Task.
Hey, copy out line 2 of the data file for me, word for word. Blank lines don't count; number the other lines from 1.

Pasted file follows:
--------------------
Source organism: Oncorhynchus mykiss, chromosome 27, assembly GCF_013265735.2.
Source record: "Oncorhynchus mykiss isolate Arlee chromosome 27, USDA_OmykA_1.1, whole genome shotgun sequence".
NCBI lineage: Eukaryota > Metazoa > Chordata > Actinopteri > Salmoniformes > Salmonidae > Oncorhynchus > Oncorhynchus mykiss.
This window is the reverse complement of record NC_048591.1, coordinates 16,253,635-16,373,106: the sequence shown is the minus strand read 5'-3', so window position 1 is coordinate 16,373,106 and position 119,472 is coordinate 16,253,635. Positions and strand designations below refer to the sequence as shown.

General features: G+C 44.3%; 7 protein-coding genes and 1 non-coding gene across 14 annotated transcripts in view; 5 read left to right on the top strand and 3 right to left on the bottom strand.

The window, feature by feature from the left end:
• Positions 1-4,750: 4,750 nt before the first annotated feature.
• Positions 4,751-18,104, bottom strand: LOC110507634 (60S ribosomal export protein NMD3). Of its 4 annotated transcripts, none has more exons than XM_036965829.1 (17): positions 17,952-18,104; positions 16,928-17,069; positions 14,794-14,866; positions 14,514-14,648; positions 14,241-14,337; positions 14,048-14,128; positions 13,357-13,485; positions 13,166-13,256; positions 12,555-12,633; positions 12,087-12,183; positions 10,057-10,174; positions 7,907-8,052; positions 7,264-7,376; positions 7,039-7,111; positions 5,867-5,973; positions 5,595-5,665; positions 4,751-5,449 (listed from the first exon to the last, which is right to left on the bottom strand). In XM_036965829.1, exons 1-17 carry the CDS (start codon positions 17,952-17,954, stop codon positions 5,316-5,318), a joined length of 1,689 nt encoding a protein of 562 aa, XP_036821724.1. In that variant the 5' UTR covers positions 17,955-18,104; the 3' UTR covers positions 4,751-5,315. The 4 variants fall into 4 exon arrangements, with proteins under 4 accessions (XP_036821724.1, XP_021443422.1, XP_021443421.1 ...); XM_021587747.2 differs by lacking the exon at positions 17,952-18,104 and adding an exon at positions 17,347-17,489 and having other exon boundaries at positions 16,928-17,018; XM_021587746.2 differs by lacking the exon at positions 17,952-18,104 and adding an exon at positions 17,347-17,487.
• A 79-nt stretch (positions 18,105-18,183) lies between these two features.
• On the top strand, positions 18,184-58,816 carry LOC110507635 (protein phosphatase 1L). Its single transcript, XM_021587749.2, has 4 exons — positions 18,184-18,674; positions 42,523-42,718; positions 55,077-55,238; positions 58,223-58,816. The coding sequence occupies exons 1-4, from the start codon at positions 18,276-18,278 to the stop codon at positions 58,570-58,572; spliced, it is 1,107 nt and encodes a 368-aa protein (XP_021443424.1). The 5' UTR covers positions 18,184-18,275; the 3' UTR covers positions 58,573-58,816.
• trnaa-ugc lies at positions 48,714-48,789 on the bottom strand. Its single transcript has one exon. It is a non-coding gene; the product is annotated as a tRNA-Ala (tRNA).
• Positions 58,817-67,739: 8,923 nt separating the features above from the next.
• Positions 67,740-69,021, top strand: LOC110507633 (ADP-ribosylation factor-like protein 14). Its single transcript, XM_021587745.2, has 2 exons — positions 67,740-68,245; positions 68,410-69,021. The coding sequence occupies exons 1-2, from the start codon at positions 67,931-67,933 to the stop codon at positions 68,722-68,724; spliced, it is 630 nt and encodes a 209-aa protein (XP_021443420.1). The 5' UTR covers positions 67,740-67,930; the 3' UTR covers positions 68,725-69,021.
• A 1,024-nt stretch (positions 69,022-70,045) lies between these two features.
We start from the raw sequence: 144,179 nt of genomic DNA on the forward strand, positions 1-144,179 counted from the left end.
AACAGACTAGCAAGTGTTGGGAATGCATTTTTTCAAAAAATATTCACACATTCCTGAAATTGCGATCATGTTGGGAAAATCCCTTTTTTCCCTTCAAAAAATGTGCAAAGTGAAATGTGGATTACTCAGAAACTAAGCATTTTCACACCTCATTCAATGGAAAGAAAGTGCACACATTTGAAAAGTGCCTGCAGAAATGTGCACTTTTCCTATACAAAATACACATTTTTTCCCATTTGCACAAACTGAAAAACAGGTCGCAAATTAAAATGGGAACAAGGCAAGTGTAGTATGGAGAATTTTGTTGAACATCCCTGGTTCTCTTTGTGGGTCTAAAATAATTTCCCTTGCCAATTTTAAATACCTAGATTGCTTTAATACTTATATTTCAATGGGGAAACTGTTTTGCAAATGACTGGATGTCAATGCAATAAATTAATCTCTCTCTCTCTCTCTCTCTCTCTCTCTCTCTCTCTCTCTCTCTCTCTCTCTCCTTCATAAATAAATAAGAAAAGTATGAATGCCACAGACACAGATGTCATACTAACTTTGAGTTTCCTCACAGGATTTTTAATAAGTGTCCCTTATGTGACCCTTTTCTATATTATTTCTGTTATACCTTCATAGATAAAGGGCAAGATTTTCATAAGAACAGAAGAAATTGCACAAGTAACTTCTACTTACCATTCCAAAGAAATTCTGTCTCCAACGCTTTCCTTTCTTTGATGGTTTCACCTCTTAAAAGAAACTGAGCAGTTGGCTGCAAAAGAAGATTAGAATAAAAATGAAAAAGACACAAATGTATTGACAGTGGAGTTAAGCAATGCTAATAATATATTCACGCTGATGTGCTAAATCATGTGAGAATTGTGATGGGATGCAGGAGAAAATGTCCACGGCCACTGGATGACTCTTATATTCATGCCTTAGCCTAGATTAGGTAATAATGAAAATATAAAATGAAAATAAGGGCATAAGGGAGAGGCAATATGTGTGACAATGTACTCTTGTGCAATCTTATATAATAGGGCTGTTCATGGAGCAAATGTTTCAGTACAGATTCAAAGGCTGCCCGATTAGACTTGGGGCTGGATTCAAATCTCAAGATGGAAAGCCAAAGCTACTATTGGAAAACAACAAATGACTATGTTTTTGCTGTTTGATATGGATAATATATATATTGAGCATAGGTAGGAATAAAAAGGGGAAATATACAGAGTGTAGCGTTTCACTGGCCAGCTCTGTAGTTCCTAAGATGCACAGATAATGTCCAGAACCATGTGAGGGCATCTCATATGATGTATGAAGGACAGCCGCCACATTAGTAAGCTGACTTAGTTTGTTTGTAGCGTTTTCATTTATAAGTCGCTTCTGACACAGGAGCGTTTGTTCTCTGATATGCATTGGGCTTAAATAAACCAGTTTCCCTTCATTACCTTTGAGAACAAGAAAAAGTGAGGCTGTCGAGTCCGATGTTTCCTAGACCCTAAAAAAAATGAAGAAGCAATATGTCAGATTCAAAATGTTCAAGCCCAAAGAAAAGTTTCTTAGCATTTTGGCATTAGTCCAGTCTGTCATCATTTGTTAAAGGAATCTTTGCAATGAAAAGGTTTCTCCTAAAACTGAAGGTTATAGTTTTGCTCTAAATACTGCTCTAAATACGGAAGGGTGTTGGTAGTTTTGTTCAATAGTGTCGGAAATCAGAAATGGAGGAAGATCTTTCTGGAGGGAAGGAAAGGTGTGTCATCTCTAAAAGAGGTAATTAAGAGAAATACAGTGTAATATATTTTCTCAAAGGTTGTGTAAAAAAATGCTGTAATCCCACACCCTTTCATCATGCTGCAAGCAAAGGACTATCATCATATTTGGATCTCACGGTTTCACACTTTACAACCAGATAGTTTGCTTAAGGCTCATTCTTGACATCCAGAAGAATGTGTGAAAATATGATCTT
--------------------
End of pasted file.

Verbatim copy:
Source record: "Oncorhynchus mykiss isolate Arlee chromosome 27, USDA_OmykA_1.1, whole genome shotgun sequence".